Adult Description: Adult Eastern Tiger Salamanders are terrestrial and range from 6–9 inches (15–22 cm) in total length. The coloration of adults is typically dark brown with small, yellowish brown irregular marks scattered along the body. Individuals have five toes on their hind feet, rounded heads, cylindrical bodies, small protruding eyes, and smooth, moist skin.
Larval Description: As juveniles, Eastern Tiger Salamanders are aquatic. Larval Eastern Tiger salamanders are typically yellowish-brown in coloration with little to no visible pattern or markings and have three pairs of external, feather-like gills used for respiration. As individuals age and begin metamorphosis, these gills begin to shrink in size and markings and patterns begin to develop on the body. Additionally, the tail is enlarged with a thin, membranous fin extending from the tail to aid in swimming, which shrinks as individuals are undergoing metamorphosis.
Habitat: Eastern Tiger Salamanders inhabit moist areas near woodlands, wetlands, and prairies. They may also occur near homes, such as in basements or root cellars. Breeding habitat primarily consists of wetlands or ponds where large predatory fish are absent.
Natural History: Much of what is known about the natural history of this species is similar to the Western Tiger Salamander. Adult salamanders are infrequently encountered as they spend the majority of their time underground, and activity can be stimulated by rain. Salamanders are typically nocturnal and are generalist predators primarily feeding on invertebrates, but also on small vertebrates. When disturbed, individuals can discharge a bitter-tasting, milky slime. Breeding typically occurs in the early spring, and the timing is determined by temperature and rainfall. Courtship can be elaborate and involve aggressive behaviors between males and females. The male guides the female to a spermatophore that he has deposited, and the female picks it up with her cloaca, fertilizing her eggs. Adult females can lay up to 1,000 eggs in small clusters typically attached to aquatic vegetation or woody debris. After a few weeks, eggs hatch into larvae, which grow throughout the summer, and most complete metamorphosis by July or August. On occasion, larval salamanders can demonstrate neoteny, where individuals become sexually mature while retaining larval characteristics and never leave water.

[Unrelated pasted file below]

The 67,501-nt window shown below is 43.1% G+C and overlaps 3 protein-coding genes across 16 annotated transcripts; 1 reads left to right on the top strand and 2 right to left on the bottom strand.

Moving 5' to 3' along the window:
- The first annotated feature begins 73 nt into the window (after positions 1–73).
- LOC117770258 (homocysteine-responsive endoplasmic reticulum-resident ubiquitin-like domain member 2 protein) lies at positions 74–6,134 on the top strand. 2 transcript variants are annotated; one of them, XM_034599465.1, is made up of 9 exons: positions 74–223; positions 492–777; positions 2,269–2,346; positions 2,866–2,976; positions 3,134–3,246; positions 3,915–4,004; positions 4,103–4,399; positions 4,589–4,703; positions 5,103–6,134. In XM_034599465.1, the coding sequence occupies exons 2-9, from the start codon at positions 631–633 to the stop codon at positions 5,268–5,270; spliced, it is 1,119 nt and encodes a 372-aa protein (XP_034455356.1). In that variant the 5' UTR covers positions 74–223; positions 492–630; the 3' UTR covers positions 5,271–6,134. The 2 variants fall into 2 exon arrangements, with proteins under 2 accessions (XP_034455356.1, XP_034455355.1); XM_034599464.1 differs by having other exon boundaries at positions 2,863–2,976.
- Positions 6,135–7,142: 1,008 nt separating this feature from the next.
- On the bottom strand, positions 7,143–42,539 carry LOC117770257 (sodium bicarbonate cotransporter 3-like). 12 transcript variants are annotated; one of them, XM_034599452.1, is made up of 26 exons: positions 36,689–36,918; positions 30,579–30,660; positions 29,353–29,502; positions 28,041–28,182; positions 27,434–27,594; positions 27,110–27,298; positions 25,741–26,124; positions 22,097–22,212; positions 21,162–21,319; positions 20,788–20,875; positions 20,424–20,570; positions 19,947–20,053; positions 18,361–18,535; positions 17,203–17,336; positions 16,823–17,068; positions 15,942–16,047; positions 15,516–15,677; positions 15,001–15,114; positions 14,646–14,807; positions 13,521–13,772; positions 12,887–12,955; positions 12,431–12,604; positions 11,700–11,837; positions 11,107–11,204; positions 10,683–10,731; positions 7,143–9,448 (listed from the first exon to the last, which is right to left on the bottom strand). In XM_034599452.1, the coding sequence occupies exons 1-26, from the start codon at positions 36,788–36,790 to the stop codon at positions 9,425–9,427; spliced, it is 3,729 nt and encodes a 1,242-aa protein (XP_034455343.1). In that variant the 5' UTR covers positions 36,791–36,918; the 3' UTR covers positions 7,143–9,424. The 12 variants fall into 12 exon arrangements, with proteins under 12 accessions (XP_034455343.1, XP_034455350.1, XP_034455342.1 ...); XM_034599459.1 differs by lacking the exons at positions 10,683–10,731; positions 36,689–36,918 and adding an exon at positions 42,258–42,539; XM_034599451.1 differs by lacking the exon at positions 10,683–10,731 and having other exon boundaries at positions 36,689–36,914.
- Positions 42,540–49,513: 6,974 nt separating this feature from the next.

Species Distribution: Eastern Tiger Salamanders occupy a large area east of the Missouri and Mississippi rivers, throughout the Ohio River drainage, and along the Atlantic Coast from Florida to New York. Additionally, many scattered disjunct populations exist which are seemingly isolated from other populations.
South Dakota Distribution: Eastern Tiger Salamanders are likely restricted to the southeastern corner of South Dakota.
South Dakota Status: This species is not monitored by South Dakota Game, Fish and Parks.
Remarks: Research into the distributional boundary of the Eastern Tiger Salamander and Western Tiger Salamander in South Dakota is needed. Color and pattern variation and the potential to hybridize further complicates defining the exact boundary of these species in southeastern South Dakota. As larvae, these salamanders are often called a “mudpuppy” or “waterdog” and may appear similar to the Mudpuppy (Necturus maculosus), a much different salamander that is permanently aquatic and have four toes on their hind feet. Larval tiger salamanders are often sold as fishing bait, and individuals may be introduced to non-native sites by anglers.